Best,
Research is like a treasure hunt, you don't know where to look or what you'll find!
~Mike

mawyatt
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Post by mawyatt »

I've added another vibration demonstration video, this time with a Mitutoyo 20X and silicon chip as subject.

Like before this is the vertical S&S System sitting on a kitchen table and extremely sensitive to any source of induced vibration. The Nikon D850 is zoomed out a maximum of 16X, thus the "effective" magnification is 320 :shock:


https://drive.google.com/file/d/1Pcp7HS ... sp=sharing

Best,
Research is like a treasure hunt, you don't know where to look or what you'll find!
~Mike

Smokedaddy
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Post by Smokedaddy »

Looks excellent to me, especially considering it's on a table top and the mass isn't that great to begin with compared to others I've seen. Nice job! Can't wait to see a pano-chip.

mawyatt
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Post by mawyatt »

Thanks JW.

The kitchen table is small, light and very vibration prone, so thought this would be a good base to do the test. Kind of like a worst case scenario.

Best,
Research is like a treasure hunt, you don't know where to look or what you'll find!
~Mike

lothman
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Post by lothman »

mawyatt wrote:I've added another vibration demonstration video, this time with a Mitutoyo 20X and silicon chip as subject.
EXCELLENT result, this shows also the benfit of the THK ball screw - no Backslash. Otherwise you would get the same spot in focus at 16x

mawyatt
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Post by mawyatt »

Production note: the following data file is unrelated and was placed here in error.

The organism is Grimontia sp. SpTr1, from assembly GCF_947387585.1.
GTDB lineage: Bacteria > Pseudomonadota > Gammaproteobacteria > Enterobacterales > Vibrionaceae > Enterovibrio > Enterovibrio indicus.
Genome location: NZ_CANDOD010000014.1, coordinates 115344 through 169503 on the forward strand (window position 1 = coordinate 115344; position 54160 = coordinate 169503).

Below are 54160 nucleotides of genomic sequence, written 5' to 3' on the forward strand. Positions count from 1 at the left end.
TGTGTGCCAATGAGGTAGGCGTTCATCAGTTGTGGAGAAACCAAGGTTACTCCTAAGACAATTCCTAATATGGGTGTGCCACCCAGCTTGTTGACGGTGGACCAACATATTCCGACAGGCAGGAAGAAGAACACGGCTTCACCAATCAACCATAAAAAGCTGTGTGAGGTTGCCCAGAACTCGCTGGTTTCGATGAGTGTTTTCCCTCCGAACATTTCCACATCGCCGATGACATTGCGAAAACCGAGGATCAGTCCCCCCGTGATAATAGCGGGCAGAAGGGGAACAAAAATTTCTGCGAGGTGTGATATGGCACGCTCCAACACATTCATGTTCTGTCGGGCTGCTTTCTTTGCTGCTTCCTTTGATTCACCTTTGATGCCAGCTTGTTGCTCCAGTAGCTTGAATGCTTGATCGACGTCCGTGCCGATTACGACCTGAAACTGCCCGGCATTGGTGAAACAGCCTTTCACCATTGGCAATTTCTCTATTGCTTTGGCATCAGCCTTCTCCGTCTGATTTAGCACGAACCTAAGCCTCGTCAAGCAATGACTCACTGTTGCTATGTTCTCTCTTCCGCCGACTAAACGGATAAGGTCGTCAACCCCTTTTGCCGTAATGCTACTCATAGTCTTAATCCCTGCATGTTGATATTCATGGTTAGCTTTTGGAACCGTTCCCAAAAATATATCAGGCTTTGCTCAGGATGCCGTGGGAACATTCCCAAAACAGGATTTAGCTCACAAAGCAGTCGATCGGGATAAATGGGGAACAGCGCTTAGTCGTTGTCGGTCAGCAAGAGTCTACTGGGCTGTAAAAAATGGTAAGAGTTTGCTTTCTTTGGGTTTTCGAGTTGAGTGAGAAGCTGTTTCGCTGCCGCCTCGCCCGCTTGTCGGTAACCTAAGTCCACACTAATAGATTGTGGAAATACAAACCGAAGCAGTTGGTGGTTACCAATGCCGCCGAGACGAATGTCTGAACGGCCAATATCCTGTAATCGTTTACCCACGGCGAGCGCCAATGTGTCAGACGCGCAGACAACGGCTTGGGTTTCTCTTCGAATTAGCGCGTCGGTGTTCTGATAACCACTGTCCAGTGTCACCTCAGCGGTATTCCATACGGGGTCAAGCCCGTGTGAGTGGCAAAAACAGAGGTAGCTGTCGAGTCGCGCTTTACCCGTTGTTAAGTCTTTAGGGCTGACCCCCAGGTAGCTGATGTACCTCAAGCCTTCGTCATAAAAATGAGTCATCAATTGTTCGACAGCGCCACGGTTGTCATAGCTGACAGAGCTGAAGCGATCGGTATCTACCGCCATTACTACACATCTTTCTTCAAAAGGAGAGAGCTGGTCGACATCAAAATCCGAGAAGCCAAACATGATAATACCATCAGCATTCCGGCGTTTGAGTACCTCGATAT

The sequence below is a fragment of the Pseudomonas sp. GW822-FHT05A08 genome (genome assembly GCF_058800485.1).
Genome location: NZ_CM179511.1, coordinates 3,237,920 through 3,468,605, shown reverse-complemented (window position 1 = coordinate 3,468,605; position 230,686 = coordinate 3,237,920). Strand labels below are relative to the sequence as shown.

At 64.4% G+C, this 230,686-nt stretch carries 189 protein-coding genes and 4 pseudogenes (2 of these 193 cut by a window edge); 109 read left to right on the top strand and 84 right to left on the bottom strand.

lothman wrote:
mawyatt wrote:I've added another vibration demonstration video, this time with a Mitutoyo 20X and silicon chip as subject.
EXCELLENT result, this shows also the benfit of the THK ball screw - no Backslash. Otherwise you would get the same spot in focus at 16x
Agree, THK rails are very good without any apparent backlash or wobble. Using a long ARCA plate and clamp to attach the THK works very well also.

Best,
Research is like a treasure hunt, you don't know where to look or what you'll find!
~Mike

mawyatt
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Post by mawyatt »

Here's a video of a small flower floating in water in a bottle cap. This was to show the effects of the vibration reduction concepts. As you can expect the flower is floating so in will respond to any movements from anywhere including air currents. Extremely sensitive subject to movement and will show any induced vibration effects from the motor/rail/camera/lens movements.

The setup is the same D850 at 16X with a Mitutoyo 20X objective, for an effective magnification of 320X with a subject floating in water :shock:

This is on the same Wemacro base but now is sitting on a couple boxes on the floor next to my desk, I got kicked off the kitchen table :roll:

Note the long time constant to vibration of the setup and the lack of inducing such by the motor/rail/camera/lens movement, even when moving 25000 microns at 6500 microns/second!

Also, note that the subject is constantly moving at a slow rate due to thermal or relaxation effects, this is not due to lens/camera/rail/motor induced movements.

Here's the video link.

https://drive.google.com/file/d/1muI-oX ... sp=sharing

Best,
Research is like a treasure hunt, you don't know where to look or what you'll find!
~Mike

Lou Jost
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Post by Lou Jost »

Hi Mike, thanks for making this test! The video is too big (300+ Mb) for me to view right now with my bad internet connection, maybe late tonight when the traffic goes down. But from your description it sounds like everything is working even better than you had expected!